Picking the best water filter or purification system for you is incredibly important. Whether you're hiking through mountains or backpacking around the world, chances are that you’re going to need a water top-up at some point, and nobody wants to drink water that's going to make you ill. Of course, staying hydrated is important, but in the great outdoors, and in a lot of places around the world, a lot of the water you come across will be contaminated and unsafe to drink. Even in a perfectly innocuous-looking stream, there’s a chance that the water could make you sick. Remember, if you can get there, so can all sorts of other nasty stuff. Hence why it’s useful to have a water filtration system ready and at your disposal.
With so many great options for water filters, this isn’t an issue if you’re prepared, but what water filter is the right one for you? Let's have a look.
A Quick Lesson in Hygiene: Types of Water Filter, and What You’re Filtering Out
There are five categories of contaminants that you may need to remove from fresh water before you're safe to drink it. They are:
- Bacteria: One of the most common threats in open water sources, bacteria are common more or less everywhere. A lot of it isn’t harmful, but unfortunately, a lot of it is. Examples of bacteria that cause illness include typhoid, salmonella and E Coli.
- Chemical pollutants: Anything from nasty pesticides to heavy metal - and we’re not talking about Slipknot.
- Parasites: The infamous Victorian Tapeworm Diet thankfully went out of fashion in the early 1900s, and we don’t want to bring it back now.
- Turbidity: Often present when water is muddy or cloudy, due to organic material like mud being present in the river or water source. You know when a river turns brown after a rainfall? Yup. This is that.
- Viruses: Often the cause of traveller’s diarrhoea, if you'll excuse the image.
Of course, not every gulp of water you take risks having any or all of these in it. The risk of the water will depend on where you are in the world. There are several ways to purify your water to be on the safe side though, including boiling, chemical treatment, ultra violet treatment and filtering. We're going to be focusing on filtering in this article, and the various methods available.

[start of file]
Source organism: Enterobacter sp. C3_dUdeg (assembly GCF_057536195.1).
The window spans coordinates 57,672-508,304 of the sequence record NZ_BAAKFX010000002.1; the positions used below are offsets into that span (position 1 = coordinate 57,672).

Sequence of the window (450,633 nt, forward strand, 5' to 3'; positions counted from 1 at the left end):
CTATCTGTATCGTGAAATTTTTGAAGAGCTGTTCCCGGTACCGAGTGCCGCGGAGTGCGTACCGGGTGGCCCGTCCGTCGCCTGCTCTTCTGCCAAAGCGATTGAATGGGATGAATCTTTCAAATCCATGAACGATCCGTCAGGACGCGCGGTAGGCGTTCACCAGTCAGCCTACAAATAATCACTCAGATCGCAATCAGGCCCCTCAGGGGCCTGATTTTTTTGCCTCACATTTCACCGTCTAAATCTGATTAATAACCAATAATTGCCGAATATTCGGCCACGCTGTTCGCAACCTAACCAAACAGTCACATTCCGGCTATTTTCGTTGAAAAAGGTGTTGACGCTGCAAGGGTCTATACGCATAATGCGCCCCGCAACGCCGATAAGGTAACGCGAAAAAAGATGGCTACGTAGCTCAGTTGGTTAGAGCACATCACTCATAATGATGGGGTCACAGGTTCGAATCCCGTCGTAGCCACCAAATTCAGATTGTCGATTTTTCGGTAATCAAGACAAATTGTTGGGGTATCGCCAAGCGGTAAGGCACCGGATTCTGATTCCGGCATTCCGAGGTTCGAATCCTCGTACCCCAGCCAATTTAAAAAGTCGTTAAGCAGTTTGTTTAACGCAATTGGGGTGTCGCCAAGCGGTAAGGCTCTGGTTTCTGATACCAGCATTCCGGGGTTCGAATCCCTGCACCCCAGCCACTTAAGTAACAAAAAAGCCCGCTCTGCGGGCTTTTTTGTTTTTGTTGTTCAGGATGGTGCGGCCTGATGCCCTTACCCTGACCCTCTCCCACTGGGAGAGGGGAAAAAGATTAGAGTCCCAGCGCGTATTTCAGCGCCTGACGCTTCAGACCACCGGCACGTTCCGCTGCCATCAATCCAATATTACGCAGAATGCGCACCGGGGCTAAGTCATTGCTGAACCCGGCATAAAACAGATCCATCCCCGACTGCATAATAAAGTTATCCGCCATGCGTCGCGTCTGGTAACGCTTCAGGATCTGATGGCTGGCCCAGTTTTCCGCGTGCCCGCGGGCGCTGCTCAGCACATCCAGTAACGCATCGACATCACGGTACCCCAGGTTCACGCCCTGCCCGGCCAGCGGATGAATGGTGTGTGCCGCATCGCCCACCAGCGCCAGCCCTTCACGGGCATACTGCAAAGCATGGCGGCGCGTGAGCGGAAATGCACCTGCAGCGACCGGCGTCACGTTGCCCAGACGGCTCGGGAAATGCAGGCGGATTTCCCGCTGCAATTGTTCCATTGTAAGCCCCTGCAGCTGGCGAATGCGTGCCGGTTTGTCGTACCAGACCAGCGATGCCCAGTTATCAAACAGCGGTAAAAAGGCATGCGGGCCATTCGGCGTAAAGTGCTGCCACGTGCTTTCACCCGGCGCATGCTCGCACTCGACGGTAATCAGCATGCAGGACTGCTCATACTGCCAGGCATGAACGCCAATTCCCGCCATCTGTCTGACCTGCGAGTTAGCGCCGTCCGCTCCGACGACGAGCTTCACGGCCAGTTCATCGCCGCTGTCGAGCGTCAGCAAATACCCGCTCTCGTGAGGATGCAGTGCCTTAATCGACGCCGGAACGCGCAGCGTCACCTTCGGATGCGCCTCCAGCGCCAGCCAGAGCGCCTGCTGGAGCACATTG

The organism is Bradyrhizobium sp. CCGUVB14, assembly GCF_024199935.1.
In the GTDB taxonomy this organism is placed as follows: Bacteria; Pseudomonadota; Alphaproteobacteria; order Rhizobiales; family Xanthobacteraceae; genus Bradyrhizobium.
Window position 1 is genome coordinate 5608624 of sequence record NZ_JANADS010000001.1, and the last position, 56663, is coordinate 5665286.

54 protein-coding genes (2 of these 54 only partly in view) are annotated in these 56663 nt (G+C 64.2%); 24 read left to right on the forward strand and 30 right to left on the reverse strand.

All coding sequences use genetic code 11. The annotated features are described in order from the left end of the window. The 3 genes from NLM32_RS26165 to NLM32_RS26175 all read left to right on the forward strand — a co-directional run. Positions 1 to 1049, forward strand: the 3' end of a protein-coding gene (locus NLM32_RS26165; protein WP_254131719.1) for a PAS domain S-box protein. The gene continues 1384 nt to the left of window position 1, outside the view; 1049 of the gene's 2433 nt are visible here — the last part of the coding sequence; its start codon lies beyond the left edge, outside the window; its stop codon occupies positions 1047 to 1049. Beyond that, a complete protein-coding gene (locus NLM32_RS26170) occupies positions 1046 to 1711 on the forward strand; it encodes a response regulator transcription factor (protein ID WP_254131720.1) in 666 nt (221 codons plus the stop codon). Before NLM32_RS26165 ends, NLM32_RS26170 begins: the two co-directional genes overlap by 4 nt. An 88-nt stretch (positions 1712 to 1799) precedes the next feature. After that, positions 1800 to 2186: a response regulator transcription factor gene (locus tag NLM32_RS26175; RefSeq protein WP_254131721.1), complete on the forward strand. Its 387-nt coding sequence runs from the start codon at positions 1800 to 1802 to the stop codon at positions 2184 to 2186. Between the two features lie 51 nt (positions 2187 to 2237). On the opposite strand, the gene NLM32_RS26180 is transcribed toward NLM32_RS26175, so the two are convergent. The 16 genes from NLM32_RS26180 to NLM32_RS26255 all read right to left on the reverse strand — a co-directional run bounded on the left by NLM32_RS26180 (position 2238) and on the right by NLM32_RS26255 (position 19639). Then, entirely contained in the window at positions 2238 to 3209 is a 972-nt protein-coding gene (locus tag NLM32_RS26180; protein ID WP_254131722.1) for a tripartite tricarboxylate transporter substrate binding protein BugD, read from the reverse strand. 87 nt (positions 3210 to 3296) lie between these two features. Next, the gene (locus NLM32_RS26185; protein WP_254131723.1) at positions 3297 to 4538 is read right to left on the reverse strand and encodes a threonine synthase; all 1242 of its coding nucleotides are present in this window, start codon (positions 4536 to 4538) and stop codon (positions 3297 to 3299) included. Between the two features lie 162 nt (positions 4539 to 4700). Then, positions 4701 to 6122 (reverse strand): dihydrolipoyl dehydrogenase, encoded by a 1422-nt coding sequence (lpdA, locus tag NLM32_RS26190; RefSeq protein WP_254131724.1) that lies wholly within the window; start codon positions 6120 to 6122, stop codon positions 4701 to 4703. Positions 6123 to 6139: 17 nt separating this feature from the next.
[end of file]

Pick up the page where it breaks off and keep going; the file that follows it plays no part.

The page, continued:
Water filters are great at getting rid of bacteria, often the main concern, though some filters do fail to catch the smaller viruses, so if you're travelling to an area where that's a risk, be mindful.
The types of water filtration systems and purifiers available include:
- Straw filters: Simple, lightweight and fast, but means that you can’t bring any of the water along with you. The LifeStraw is the obvious example.
- Bottle filters: Normally similar in appearance to a regular water bottle, but with a filter added in some way. Allows you to take water away with you easily.
- Squeeze filters: Goes on the end of a water pouch/bladder or bottle, allowing you to drink like the aforementioned bottles.
- Pump filters: Great for getting water from shallows, but on the larger, heavier side, and requiring more physical effort.
- Gravity filters: Requires you to fill up a reservoir of water which is then hung up somewhere, and which filters down. A little more timely but great for bigger quantities of water, and for groups.
Now that you’re an expert, let’s look at a few of the best water filters currently on the market! Here are seven of the best water filters available right now.
Katadyn Befree Water Filter
We asked a few keen trail runners what their favourite water filter was, and the consensus was clear - Katadyn’s Befree had to be included.
Think of this like a regular screw-top water bottle, but with a soft bottle casing. This means that the BeFree can hold a decent amount of water (600ml/1L), but is also incredibly lightweight and packable. It’s also super simple to use. Simply screw the Befree Water Filter off the top, fill up with water, and screw back on, then drink. The reservoir is made from an ultralight hollow fibre, and the thickness of the pack means it’s a little more resistant than other, similar options on the market. It's also easy to clean, and flows fast - not requiring the frankly suffocating level of frantic sucking required by certain other filters on the market.
It will filter 1,000L of water before needing replaced. If you’re not fussed about weight, then the slightly heavier Lifestraw Flex Water Filter is a similar, cheaper alternative which will filter 2000L.
Great for: Trail running, cycling and simple solo use.
Volume: 600ml / 1L Weight: 59g / 63g Price: £39.95 / £50
Sawyer Squeeze Water Filtration System
The Sawyer Squeeze filter is the go-to for many seasoned adventurers. It’s incredibly lightweight, and super simple to use. Basically, the filter comes with a few reservoirs you can fill up anywhere, and then you just attach the filter to the top of the bladder, and drink out. It's extremely lightweight and packable, but also it's versatile too. You can easily drink directly from the source via the filter, or you can fill up a bottle, use it as a squeeze bottle for quick cooking water, or turn it into a gravity filter. The filter also screws onto a standard bottle of water, which is really useful if you're uncertain over tap water while travelling. This is a well built bit of kit too. While the water pouches may need replacing every now and then, the filter itself is robust.